Special to the PRESS
By JARED HOCKEMA
Port Isabel City Manager
The PRESS recently published an article about the City’s financial performance in Fiscal Year 2013-2014, in which the city incurred losses of $492,731 in the General Fund. This loss followed a previously-reported General Fund deficit of $889,176 in Fiscal Year 2012-2013.
The City’s financial condition was addressed during the budget process last year, and as we move towards finalizing the budget for next year, I want to take a moment to update the citizens of Port Isabel on the City’s progress towards the goal of a balanced, sustainable budget.
As of 2015, the City was budgeted for 101 full-time equivalent positions. In the proposed 2016-2017 budget, the City will be funding 71 positions, which is a reduction of 30. This has been accomplished through attrition or voluntary departures; no employees have been laid off.
In making these changes, we’ve re-aligned some employee’s job duties, combining some positions and adding new responsibilities to others. Along the way, we’ve used some of the savings from the eliminated positions to increase the wages of the City’s lowest paid employees, as well as to compensate employees for new responsibilities and to retain employees with in-demand skills.
Prior to the adoption of the current budget, 18 city employees were being paid minimum wage, and 26 less than $8 per hour. The current budget increased all City employees to at least $8 per hour, and the proposed budget for next year will raise all City employees to at least $9 per hour. We’ve also included increases for police officers, 911 dispatchers and EMS personnel, to make our wages more competitive with other agencies, and attract and retain the best-qualified personnel for our City.
Apart from being the right thing to do, these changes help support the goal of fiscal sustainability, by lowering the City’s exposure to increased health care costs through a reduction in headcount, and mitigating the potential impact of future increases to the minimum wage by focusing pay raises on the City’s lowest-paid employees.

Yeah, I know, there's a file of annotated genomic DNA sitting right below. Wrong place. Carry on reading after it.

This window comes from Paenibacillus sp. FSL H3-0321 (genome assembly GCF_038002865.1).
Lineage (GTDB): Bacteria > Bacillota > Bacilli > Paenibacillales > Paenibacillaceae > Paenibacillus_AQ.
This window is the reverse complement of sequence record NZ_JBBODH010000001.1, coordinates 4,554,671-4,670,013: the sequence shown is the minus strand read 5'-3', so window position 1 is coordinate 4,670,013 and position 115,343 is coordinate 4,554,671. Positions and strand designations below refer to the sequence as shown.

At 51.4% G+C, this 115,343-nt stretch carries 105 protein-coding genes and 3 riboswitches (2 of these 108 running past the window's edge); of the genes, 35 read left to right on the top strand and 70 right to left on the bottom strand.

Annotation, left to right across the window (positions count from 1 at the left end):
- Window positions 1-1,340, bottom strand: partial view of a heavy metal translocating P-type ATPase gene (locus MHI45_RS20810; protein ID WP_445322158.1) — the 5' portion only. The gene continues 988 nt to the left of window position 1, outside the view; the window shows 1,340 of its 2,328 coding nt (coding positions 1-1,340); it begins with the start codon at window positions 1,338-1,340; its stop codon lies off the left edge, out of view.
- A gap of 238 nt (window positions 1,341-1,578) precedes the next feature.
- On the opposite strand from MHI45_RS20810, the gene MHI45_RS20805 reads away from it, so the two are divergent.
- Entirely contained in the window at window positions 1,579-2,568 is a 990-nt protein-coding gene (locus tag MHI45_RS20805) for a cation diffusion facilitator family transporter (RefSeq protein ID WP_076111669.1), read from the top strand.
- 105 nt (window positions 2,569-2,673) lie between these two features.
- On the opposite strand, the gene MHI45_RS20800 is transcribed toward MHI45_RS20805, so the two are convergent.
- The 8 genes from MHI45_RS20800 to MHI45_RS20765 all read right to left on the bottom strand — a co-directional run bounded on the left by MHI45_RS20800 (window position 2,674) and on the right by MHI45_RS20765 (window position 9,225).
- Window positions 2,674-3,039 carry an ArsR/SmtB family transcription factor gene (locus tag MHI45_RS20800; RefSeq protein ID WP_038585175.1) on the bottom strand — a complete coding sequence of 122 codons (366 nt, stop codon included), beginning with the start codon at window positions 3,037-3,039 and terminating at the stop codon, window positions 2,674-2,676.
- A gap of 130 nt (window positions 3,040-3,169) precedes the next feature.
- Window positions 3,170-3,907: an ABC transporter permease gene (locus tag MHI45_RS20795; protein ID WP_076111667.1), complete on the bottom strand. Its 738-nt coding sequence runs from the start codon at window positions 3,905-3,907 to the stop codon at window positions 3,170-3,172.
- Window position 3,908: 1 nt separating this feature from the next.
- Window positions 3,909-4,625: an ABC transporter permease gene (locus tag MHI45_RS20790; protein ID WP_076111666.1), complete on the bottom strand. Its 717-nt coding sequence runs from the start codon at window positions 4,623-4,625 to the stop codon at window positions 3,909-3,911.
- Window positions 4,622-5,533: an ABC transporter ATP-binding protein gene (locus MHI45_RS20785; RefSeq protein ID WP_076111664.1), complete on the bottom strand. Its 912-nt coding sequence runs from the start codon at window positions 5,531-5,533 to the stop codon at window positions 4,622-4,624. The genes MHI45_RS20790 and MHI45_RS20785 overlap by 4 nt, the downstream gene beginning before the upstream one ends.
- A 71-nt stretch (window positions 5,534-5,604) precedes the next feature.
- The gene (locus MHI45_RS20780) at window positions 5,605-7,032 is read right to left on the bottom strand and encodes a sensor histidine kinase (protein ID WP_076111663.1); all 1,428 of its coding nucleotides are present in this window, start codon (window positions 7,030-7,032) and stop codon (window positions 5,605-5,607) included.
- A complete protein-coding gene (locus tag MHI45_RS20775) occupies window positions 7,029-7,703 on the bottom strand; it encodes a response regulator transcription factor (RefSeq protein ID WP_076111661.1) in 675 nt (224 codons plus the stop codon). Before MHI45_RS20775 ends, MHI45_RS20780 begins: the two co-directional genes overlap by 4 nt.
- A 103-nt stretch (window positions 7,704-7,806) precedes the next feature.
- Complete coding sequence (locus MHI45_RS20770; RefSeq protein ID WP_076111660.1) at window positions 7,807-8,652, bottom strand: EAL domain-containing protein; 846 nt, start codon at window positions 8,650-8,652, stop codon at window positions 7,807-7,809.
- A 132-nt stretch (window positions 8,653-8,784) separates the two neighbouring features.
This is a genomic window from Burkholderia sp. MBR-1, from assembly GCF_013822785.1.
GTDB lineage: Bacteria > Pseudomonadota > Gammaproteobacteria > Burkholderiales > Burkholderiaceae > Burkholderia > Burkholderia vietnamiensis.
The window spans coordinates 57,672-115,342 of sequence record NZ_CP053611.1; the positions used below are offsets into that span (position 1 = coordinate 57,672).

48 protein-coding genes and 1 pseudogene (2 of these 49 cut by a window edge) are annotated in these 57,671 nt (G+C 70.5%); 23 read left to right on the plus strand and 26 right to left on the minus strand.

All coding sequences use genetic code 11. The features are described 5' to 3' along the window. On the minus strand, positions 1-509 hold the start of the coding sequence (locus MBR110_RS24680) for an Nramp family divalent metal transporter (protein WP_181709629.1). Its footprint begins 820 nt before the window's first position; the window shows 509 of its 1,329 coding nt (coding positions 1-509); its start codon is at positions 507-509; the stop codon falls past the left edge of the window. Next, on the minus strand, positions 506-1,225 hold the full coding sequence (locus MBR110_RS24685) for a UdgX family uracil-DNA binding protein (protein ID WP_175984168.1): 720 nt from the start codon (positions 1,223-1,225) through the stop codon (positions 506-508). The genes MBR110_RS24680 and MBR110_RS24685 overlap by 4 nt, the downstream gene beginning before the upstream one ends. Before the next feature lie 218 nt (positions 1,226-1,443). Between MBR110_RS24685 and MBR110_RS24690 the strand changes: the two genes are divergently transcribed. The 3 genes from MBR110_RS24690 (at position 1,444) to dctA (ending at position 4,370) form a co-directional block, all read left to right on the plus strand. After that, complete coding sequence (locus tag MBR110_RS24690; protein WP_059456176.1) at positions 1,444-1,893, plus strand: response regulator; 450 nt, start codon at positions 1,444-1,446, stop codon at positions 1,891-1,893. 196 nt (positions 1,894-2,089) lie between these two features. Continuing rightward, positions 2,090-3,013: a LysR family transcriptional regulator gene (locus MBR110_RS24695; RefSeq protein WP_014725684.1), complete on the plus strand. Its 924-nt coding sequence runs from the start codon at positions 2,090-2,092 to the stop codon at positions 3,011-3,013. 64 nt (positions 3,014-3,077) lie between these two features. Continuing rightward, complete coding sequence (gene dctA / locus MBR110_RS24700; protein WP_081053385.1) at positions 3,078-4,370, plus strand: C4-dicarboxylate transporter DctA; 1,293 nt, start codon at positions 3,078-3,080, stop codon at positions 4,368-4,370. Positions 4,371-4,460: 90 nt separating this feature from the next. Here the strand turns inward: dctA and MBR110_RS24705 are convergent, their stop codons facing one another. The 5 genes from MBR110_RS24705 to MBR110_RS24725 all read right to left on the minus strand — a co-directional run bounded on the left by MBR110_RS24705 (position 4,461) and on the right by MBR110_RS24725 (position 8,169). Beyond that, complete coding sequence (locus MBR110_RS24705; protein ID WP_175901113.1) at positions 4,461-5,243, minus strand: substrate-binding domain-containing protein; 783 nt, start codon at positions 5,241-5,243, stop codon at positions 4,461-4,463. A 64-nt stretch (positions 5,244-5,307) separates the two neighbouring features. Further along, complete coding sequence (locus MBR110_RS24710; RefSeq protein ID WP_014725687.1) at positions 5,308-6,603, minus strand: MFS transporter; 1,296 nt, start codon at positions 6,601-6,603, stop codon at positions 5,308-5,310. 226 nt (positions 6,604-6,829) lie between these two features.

Meanwhile, realignment and consolidation of some positions is making the City more efficient. Here’s a few examples: A shift in administrative personnel has freed up two new police patrol positions. The consolidation of the animal control and code enforcement departments has paved the way for increased code enforcement presence. The realignment of public works crews has made the department more flexible and productive.
Another highlight of the budgetary changes is the reduction in expenses and increase in revenues, which when combined with our reduced payroll costs, has allowed us to fully fund the City’s debt service requirements for the first time in several years. As we move forward, we will continue looking for opportunities to cut costs or increase revenues, with a long term goal of rebuilding the city’s fund balance, and freeing up funds for infrastructure projects.
Restoring the City’s fund balance is particularly important because of our coastal location. A hurricane could disrupt the City’s revenue stream and create large recovery costs. Likewise, years of deferred maintenance means that our City’s streets, drains and other public infrastructure are in need of an upgrade.
A budget, at its core, is an expression of priorities. While the City of Port Isabel may never have enough resources to meet every desire of the public, it can work to meet its citizen’s most important needs. As we move forward with this process, I appreciate the public’s patience, the guidance of the City commission and the dedication of our employees.
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